The Every Woman Top

I waited for months for the weather to change, and then when it finally did I realized I had quite a shortage of professional, casual clothes for cooler temperatures. You know the category – not jeans and hoodies, and also not dress slacks and blazers. These are the clothes I need to wear to my teaching job every weekday morning. So I choose to make this long sleeve, knit, wrap top for Fresh Make #21, not to wow you with my sewing skills (which I confess is sometimes how choose my makes), but because it is a garment that I truly need.DSC_0496DSC_0497

The neckband lays beautifully in the back. The gathers formed by the side shirring are more successful in the back because of the single layer of fabric.

The neckband lays beautifully in the back. The gathers formed by the side shirring are more successful in the back because of the single layer of fabric.

The pattern I choose is Vogue 8151. I bought it on sale at JoAnn’s for $4.99. I’ve been trying to make a commitment to making my own basics. I was attracted to this pattern because the wrap front offers a nice variation on a basic knit top. I was also curious about “Today’s Fit” by Sandra Betzina. The sizing on “Today’s Fit” patterns have a bust/waist/hip ratio more in line with the measurements of real women. I noticed that it was copywrited in 2005, so this pattern has some staying power in the Vogue book. I named it The Every Woman Top because it was designed for all of us. DSC_0510I originally purchased this fabric with the intention of making an easy wearing, short sleeved dress. But the weather turned cooler, and another warm weather dress was not what I needed at the moment. I bought this fabric because I was anxious to try an Amy Butler knit as I know hers is a name I could trust for quality fabrics. There are a lot of bad knits out there. This cotton interlock is Cross Roads in Citrus from Amy Butler’s Glow collection. The weight is substantial and it feels as soft as a favorite pair of PJs. I purchased it from my favorite online fabric store, Hawthorne Threads. I purchase 2 yards at $14.50 per yard, plus tax and shipping. Not cheap but well worth it, I think.
I love the neckline on this top. I usually do not look good in a wrap neckline because of my small bust, but this it cut just right for me.

I love the neckline on this top. I usually do not look good in a wrap neckline because of my small bust, but this it cut just right for me.

Inside peek!

Inside peek!

DSC_0518I used clear elastic for the shirring on the sides. I first used this elastic on my Moneta Dress.

LET’S BE HONEST:
1. I cut a size C. The sizes range from A to J. The measurements on size C are: bust – 36″, waist – 28 1/2″, hips – 38 1/2.” I still have a pear shape even with these adjusted ratios. The pattern offered simple adjustment instructions for different body types. I followed the small bust adjustment and folded out 1/2″ through the middle of the dart to reduce dart width.

2. I followed the instructions by looking at the illustrations (which is what I usually do, unless the picture is confusing, then I read.) When I did my first try on, it felt a little too roomy, and I honestly felt I cut the right size for me. So I did a gradual take in on the sides from the armhole through the bust and waist and gradually came back out near the hip. Just today, when I glanced over the pattern, before writing this post, I noticed the instructions says to sew a 1″ seam down the sleeve and sides, then adjust if necessary depending on the stretch of your knit. Ah, that’s why it was big, I had stitched a standard 5/8″ seam! Oh well, next time.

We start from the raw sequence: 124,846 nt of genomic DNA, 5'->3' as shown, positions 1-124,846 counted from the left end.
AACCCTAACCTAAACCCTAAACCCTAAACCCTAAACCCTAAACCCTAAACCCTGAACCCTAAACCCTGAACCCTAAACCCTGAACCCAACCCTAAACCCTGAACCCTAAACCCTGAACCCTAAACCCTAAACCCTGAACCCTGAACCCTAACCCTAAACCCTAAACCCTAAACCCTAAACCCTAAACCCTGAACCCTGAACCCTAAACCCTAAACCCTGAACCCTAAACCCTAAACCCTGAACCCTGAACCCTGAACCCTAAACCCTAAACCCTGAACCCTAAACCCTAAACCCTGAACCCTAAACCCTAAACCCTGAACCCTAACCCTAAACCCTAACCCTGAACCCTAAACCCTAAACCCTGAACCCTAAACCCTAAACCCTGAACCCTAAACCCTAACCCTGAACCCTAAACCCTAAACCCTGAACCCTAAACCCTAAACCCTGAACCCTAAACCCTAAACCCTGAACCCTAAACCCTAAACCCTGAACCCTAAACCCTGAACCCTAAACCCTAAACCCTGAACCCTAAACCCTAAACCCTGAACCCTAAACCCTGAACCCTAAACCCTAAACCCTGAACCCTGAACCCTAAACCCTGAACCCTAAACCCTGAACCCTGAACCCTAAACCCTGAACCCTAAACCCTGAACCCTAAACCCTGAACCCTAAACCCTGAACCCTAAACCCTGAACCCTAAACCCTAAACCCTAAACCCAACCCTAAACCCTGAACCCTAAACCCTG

3. You can’t really tell exactly how it’s going to look and fit until the elastic is sewed into the side seams to create the shirring. After I had done that, I wasn’t compelled to remove it to adjust the side seams. (Maybe I shouldn’t have been so lazy.)

3. While I love this fabric, I don’t think it’s a perfect choice for this pattern. Aside from the fact that the top should just fit me more snugly, I think the shirring at the bottom would form nicer folds with a thinner fabric such as a single jersey knit.

4. I shortened the sleeve by 1″ before cutting.

Despite not achieving the fit I envisioned based on the photo on the front of the envelope, I still like this top and I have something new to grab in my closet. I am actually very anxious to make this pattern again with a single knit and a more snug fit. I think it has the potential to be very flattering. Thanks for reading this post. I welcome your comments! Cheers, Lori

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6 thoughts on “The Every Woman Top

  1. It will be interesting to see a second version in a finer knit as it appears to be a flattering pattern. I look forward to seeing your next one!

  2. This is such a cute top! Love the print. I have a top with this cross over that I really like in cotton but haven’t worn it because I can’t figure out how to keep the top from gaping open too much. Any suggestions?

  3. Pingback: Fresh Makes, Take Twos | Sewing Myself Stylish

  4. I just started sewing again after a very long hiatus and I see you’ve made this top over and over. I’m having a lot of trouble with the four piece neckband. Could you give simpler explanation than the pattern. Thx

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